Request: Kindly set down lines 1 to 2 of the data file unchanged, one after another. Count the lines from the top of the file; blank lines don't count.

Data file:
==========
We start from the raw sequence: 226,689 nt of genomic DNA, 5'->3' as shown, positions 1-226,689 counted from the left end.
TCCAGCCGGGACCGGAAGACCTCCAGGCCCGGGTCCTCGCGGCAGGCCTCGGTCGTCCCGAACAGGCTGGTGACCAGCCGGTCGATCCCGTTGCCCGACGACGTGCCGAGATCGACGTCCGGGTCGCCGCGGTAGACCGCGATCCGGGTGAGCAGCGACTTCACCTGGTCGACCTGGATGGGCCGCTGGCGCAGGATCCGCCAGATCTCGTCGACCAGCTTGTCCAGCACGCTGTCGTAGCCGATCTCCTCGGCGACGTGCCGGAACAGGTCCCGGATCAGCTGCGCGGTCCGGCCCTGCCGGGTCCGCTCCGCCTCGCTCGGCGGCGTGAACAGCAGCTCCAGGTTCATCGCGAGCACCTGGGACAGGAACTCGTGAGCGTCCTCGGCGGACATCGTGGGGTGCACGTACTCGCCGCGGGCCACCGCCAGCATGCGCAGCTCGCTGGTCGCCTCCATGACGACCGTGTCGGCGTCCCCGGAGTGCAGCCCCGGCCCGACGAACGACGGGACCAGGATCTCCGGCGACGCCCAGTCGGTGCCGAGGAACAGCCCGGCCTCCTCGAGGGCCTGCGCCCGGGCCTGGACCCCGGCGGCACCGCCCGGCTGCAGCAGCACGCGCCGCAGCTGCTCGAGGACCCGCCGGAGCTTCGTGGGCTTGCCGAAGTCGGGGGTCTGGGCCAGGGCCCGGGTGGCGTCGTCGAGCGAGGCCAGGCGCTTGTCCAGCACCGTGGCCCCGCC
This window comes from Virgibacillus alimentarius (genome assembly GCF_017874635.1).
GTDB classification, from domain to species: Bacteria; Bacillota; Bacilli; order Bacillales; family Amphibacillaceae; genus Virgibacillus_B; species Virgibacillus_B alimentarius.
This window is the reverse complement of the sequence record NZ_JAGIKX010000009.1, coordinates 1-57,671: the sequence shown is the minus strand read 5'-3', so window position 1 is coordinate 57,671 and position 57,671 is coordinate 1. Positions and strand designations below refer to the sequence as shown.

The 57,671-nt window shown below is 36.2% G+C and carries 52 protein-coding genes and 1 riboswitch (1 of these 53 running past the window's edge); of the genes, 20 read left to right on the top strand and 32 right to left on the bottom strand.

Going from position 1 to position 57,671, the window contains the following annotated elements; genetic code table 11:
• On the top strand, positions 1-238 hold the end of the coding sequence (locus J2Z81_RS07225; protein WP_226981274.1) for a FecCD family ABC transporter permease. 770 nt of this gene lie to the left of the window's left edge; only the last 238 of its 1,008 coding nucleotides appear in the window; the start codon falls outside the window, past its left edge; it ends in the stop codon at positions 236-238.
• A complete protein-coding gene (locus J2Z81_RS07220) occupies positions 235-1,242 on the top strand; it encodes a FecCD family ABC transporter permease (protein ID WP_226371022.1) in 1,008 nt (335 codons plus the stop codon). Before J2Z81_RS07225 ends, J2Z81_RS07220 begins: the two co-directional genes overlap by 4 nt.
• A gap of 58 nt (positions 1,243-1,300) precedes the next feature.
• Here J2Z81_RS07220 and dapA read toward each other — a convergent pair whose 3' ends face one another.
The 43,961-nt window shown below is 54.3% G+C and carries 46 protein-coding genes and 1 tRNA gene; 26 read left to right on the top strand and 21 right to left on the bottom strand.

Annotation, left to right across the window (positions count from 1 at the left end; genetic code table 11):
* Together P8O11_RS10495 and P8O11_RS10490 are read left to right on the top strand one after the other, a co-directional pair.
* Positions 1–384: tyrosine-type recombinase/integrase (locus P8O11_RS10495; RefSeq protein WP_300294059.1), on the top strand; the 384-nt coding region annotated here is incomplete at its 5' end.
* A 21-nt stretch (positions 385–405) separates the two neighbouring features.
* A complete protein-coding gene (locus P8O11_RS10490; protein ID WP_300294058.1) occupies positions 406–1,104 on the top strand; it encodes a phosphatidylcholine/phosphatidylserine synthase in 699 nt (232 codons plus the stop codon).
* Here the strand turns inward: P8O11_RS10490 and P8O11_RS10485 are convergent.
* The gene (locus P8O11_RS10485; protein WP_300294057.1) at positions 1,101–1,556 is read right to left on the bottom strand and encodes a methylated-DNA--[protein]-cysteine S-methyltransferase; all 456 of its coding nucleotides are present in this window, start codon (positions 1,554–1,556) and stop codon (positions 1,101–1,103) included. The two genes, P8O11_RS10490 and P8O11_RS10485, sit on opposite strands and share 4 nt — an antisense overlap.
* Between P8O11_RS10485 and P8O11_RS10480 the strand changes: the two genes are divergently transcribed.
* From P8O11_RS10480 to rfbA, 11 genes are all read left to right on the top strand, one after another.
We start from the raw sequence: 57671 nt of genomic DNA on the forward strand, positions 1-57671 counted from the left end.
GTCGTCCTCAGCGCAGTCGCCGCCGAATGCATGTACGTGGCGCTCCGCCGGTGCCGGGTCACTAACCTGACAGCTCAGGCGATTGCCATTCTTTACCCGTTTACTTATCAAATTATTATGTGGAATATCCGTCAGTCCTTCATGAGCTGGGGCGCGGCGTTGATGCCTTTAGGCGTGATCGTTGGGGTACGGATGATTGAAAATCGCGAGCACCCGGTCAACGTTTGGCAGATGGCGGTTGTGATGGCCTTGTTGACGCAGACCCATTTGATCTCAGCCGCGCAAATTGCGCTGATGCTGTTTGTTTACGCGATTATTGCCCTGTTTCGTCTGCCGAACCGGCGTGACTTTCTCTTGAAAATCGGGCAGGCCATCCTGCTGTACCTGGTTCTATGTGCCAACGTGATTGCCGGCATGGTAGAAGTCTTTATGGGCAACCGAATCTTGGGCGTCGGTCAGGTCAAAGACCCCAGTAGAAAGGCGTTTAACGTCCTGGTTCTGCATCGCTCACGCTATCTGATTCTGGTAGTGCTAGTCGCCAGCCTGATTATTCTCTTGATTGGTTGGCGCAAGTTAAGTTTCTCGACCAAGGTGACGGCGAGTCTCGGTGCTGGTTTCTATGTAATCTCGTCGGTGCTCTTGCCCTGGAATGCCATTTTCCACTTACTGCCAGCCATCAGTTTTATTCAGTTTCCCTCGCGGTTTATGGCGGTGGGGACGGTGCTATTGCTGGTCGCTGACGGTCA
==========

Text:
We start from the raw sequence: 226,689 nt of genomic DNA, 5'->3' as shown, positions 1-226,689 counted from the left end.
TCCAGCCGGGACCGGAAGACCTCCAGGCCCGGGTCCTCGCGGCAGGCCTCGGTCGTCCCGAACAGGCTGGTGACCAGCCGGTCGATCCCGTTGCCCGACGACGTGCCGAGATCGACGTCCGGGTCGCCGCGGTAGACCGCGATCCGGGTGAGCAGCGACTTCACCTGGTCGACCTGGATGGGCCGCTGGCGCAGGATCCGCCAGATCTCGTCGACCAGCTTGTCCAGCACGCTGTCGTAGCCGATCTCCTCGGCGACGTGCCGGAACAGGTCCCGGATCAGCTGCGCGGTCCGGCCCTGCCGGGTCCGCTCCGCCTCGCTCGGCGGCGTGAACAGCAGCTCCAGGTTCATCGCGAGCACCTGGGACAGGAACTCGTGAGCGTCCTCGGCGGACATCGTGGGGTGCACGTACTCGCCGCGGGCCACCGCCAGCATGCGCAGCTCGCTGGTCGCCTCCATGACGACCGTGTCGGCGTCCCCGGAGTGCAGCCCCGGCCCGACGAACGACGGGACCAGGATCTCCGGCGACGCCCAGTCGGTGCCGAGGAACAGCCCGGCCTCCTCGAGGGCCTGCGCCCGGGCCTGGACCCCGGCGGCACCGCCCGGCTGCAGCAGCACGCGCCGCAGCTGCTCGAGGACCCGCCGGAGCTTCGTGGGCTTGCCGAAGTCGGGGGTCTGGGCCAGGGCCCGGGTGGCGTCGTCGAGCGAGGCCAGGCGCTTGTCCAGCACCGTGGCCCCGCC